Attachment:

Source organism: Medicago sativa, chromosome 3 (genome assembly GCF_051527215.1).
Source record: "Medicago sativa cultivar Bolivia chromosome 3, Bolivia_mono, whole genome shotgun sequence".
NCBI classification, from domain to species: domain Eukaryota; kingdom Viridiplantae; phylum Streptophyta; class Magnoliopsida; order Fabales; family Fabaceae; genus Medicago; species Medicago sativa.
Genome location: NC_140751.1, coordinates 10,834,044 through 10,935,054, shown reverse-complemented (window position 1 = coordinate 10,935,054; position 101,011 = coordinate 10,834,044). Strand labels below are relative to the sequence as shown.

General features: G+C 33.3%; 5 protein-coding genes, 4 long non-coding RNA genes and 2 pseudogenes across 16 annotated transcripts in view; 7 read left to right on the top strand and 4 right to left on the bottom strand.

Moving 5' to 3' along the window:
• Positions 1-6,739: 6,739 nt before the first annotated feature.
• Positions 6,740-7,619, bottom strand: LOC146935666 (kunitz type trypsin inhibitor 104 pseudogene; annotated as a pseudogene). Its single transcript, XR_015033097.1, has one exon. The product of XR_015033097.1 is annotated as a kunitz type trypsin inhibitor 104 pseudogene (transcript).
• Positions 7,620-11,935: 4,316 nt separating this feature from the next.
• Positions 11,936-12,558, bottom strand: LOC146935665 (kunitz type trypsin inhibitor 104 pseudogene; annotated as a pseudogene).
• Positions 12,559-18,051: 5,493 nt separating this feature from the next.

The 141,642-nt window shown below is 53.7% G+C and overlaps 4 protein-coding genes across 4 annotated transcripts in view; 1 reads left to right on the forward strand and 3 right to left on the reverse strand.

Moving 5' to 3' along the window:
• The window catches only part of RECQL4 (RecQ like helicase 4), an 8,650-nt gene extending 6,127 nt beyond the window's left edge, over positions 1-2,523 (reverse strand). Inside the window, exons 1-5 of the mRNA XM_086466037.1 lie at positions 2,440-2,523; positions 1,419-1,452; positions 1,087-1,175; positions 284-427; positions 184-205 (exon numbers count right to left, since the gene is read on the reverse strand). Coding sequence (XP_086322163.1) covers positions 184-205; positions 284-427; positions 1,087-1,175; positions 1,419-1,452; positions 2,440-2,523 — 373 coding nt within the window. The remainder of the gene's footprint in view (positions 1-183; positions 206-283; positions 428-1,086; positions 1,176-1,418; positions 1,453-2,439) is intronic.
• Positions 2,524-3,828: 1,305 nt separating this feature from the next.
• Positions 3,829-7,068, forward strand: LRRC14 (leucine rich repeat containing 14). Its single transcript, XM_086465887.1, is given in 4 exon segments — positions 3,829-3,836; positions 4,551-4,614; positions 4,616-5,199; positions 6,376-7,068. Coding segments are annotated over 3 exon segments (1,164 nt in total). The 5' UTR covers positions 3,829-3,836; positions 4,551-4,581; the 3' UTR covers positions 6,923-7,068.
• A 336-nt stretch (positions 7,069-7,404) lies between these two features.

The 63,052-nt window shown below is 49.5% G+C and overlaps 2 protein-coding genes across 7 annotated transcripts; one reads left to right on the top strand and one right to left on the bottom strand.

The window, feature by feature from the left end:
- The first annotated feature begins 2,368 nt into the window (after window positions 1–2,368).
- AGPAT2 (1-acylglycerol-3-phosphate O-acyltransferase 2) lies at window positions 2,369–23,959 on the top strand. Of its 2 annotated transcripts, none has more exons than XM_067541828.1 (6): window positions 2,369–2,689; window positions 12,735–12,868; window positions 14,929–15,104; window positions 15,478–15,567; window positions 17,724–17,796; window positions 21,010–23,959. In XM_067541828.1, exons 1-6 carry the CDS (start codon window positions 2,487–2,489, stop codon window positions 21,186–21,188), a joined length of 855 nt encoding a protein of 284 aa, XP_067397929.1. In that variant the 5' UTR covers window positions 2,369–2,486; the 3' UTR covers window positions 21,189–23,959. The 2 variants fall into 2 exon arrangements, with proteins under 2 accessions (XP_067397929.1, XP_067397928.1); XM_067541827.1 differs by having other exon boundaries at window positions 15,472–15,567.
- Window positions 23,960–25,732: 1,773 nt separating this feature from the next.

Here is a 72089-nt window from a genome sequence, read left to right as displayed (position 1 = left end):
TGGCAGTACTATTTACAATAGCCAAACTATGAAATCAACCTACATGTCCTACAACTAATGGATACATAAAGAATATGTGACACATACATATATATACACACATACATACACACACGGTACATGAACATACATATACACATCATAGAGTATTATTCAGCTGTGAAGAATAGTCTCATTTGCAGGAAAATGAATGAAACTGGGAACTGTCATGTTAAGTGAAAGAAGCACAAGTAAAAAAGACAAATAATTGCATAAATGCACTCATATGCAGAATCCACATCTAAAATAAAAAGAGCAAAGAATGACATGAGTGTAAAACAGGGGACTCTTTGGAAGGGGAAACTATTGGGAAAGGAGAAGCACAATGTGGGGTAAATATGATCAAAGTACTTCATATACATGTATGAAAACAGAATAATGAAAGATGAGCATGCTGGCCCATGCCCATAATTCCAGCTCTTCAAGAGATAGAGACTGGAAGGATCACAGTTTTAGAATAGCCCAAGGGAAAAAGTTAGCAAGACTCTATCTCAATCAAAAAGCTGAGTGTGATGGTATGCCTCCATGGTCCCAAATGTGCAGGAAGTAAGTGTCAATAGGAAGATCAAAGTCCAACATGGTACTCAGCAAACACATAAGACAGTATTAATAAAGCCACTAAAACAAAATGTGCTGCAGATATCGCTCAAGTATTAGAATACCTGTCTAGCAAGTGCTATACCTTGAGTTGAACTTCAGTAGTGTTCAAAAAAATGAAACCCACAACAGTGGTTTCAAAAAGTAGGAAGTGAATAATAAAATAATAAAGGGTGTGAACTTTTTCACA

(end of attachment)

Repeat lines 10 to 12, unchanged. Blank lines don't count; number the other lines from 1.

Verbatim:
• Positions 11,936-12,558, bottom strand: LOC146935665 (kunitz type trypsin inhibitor 104 pseudogene; annotated as a pseudogene).
• Positions 12,559-18,051: 5,493 nt separating this feature from the next.

The 141,642-nt window shown below is 53.7% G+C and overlaps 4 protein-coding genes across 4 annotated transcripts in view; 1 reads left to right on the forward strand and 3 right to left on the reverse strand.